BonnThis week, world leaders are convening along a sleepy stretch of Germany’s Rhine River for COP23, the first UN climate talks to be held since Trump announced he will withdraw United States from the Paris Agreement, the landmark climate deal arrived at in 2015.

Yet while the administration’s fossil-fuel boosterism has grabbed headlines about COP23 stateside, the UNFCCC process has more problems to reckon with than the White House. The gap between the goals laid out in Paris and the mitigation plans now on the table are vast, and bridging it—which requires decarbonizing the world economy by mid-century at the latest—may well prove the greatest collective challenge humanity has ever faced. It will also mean rethinking long-held beliefs about how economies should measure success, and what the role of the state should be in shaping economic activity.

To hear more, I sat down here in Bonn with climate scientist Kevin Anderson, Zennström professor at Sweden’s Uppsala University, chair of energy and climate change at the School of Mechanical, Aerospace and Civil Engineering at the University of Manchester and the Deputy Director of the Tyndall Center for Climate Change Research. Our conversation has been edited and condensed for clarity.

The Nation: How far are we from meeting decarbonization goals that would actually limit global warming to either the 1.5 or 2 degrees Celsius targets?

Kevin Anderson: My judgment is that we won’t get to 1.5 degrees. The only chance is if negative emission technologies begin to work at planetary scale and we can roll them out incredible rapidly. We talk about those technologies as if they actually exist. They don’t. They’re still really just sketchbooks on computers. I personally think the chance of staying below 1.5 degrees is so slim that it’s not really worth putting any hope in it. But that’s not to say we shouldn’t pursue it in terms of research funding and so forth.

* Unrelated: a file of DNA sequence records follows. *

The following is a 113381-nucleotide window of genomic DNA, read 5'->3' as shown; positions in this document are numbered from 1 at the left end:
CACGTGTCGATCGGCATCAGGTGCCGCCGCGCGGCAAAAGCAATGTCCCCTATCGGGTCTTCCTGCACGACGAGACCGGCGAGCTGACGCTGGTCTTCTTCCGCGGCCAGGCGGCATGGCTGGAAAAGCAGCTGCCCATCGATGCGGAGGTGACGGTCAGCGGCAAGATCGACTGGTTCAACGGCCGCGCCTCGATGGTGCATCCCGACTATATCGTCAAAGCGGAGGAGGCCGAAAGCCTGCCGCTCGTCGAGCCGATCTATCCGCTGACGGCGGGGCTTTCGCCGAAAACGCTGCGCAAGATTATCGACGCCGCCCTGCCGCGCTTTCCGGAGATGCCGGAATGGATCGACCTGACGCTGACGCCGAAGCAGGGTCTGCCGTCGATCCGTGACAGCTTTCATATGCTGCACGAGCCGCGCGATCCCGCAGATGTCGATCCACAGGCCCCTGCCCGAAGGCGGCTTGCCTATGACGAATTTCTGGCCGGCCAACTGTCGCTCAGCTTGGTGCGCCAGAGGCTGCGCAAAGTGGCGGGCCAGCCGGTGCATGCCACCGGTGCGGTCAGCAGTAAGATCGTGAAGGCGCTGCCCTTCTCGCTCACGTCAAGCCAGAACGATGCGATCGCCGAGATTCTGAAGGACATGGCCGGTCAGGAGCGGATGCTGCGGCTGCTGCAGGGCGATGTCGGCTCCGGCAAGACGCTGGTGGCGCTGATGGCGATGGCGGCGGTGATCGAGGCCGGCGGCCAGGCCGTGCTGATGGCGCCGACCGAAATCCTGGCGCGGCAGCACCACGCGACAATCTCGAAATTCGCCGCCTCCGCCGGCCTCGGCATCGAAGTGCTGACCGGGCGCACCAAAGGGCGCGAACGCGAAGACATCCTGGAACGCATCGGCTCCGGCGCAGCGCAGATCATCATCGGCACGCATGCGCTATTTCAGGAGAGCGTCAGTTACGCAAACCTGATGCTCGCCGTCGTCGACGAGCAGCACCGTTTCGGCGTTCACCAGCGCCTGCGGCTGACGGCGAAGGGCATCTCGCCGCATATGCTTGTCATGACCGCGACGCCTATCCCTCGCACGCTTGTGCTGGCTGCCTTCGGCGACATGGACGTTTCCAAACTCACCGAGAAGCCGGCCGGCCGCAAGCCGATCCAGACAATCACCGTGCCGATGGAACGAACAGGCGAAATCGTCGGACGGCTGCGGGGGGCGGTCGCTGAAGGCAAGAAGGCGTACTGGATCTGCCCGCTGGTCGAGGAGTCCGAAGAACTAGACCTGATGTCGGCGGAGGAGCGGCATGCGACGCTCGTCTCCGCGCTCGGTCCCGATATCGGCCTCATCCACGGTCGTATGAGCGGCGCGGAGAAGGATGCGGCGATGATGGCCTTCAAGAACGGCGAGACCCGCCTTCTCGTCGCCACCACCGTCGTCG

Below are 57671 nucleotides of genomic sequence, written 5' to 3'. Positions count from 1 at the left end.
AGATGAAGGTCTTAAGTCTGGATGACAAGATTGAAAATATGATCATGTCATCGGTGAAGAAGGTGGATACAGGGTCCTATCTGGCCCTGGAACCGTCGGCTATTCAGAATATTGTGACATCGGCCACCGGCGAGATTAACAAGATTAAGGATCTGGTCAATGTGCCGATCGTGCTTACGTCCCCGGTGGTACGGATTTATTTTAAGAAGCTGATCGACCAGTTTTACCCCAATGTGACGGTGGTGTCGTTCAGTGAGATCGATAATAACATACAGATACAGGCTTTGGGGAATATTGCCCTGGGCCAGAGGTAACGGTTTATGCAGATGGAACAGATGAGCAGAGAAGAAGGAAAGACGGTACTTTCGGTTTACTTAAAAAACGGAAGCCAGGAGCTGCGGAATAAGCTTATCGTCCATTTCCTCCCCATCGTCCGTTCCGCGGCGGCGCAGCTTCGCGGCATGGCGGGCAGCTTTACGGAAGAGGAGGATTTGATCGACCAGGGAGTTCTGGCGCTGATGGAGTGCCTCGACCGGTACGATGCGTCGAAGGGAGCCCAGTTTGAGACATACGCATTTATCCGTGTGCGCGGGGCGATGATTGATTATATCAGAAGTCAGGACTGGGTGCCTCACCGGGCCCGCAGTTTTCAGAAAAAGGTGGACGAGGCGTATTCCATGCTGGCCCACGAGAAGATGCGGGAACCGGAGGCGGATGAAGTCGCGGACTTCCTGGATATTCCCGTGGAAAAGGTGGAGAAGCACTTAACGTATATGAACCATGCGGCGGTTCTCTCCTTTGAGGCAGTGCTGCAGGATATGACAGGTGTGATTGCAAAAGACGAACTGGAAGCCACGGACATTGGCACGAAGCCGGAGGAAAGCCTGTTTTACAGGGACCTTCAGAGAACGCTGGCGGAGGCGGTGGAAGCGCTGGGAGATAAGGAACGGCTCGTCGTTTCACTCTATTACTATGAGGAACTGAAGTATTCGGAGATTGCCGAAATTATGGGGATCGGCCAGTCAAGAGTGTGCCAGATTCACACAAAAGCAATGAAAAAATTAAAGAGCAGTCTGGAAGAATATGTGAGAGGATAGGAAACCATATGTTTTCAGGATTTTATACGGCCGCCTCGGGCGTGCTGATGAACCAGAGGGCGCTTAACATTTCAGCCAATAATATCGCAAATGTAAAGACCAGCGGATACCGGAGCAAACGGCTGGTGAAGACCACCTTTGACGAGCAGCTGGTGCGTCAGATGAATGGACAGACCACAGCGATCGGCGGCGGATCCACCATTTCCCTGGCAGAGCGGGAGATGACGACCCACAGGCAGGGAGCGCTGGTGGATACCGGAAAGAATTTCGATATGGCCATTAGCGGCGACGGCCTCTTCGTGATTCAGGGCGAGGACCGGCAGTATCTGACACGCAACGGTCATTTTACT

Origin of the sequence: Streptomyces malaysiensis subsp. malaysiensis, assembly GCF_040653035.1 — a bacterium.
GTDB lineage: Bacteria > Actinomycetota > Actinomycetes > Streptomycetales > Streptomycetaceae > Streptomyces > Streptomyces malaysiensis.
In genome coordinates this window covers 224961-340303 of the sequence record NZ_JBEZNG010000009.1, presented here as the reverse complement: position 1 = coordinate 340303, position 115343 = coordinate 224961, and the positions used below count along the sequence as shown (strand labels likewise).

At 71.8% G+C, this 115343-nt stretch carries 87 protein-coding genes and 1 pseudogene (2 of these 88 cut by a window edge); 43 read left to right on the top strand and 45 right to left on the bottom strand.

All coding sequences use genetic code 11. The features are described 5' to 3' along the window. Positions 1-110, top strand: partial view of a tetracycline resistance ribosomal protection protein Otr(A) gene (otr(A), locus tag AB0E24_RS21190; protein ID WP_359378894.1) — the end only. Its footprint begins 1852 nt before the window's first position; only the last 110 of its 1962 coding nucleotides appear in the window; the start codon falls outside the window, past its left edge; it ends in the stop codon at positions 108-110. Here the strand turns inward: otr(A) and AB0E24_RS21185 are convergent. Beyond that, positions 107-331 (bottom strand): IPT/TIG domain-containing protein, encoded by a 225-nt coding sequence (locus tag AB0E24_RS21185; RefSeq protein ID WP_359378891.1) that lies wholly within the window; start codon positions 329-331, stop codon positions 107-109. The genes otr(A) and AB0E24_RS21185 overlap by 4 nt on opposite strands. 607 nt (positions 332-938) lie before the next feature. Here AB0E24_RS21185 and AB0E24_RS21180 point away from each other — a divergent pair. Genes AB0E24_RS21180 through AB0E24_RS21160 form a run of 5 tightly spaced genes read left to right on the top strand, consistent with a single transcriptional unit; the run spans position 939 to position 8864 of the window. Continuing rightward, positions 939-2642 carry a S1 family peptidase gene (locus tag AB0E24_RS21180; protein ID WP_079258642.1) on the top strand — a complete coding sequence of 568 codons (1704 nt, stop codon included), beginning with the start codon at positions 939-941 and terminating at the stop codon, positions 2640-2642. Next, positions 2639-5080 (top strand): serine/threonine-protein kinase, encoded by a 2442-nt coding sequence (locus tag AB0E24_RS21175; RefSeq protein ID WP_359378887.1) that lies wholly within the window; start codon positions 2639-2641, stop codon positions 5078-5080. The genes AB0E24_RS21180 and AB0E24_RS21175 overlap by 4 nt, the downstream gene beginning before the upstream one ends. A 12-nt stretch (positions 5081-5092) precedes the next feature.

We have to mitigate as if these negative emissions technologies do not work. I think we’ve got a 5 percent chance of limiting global warming to 2 degrees. There’s a 95 percent chance we’re going to fail. But that chance is not just a chance. It’s a choice. Let’s take that 5 percent chance and make sure we make it to 2 degrees. I don’t see much evidence that we will at the moment.

I’m not wonderfully uplifted when I come to events like this. We say we’re all moving nicely in the right direction. But when you look at it more in detail, it’s not quite like that.

TN: Could you talk about this idea of a Marshall Plan for the planet? How far is that from what’s being talked about here in Bonn?

KA: If we want to actually respond to climate change, we can ask what the scale of that challenge looks like, and start to paint it out. When you do that, you’re really talking about changing the productive capacity of our society. We can’t make Lamborghinis and Land Rovers and second and third homes. We have to make wind turbines and things that lay the infrastructure for a very-low-carbon future. Getting there would be quite similar to the Marshall Plan we had in the reconstruction of Europe after the Second World War, when the continent was basically flattened and we had to start almost from scratch. It’s that scale and rate of change that will be necessary to deliver an infrastructure that will allow us to meet our 2 degree commitment. That’s why I think that invoking the Marshall Plan—certainly in the wealthy parts of the world—is a good way of capturing the urgency and scale of our situation.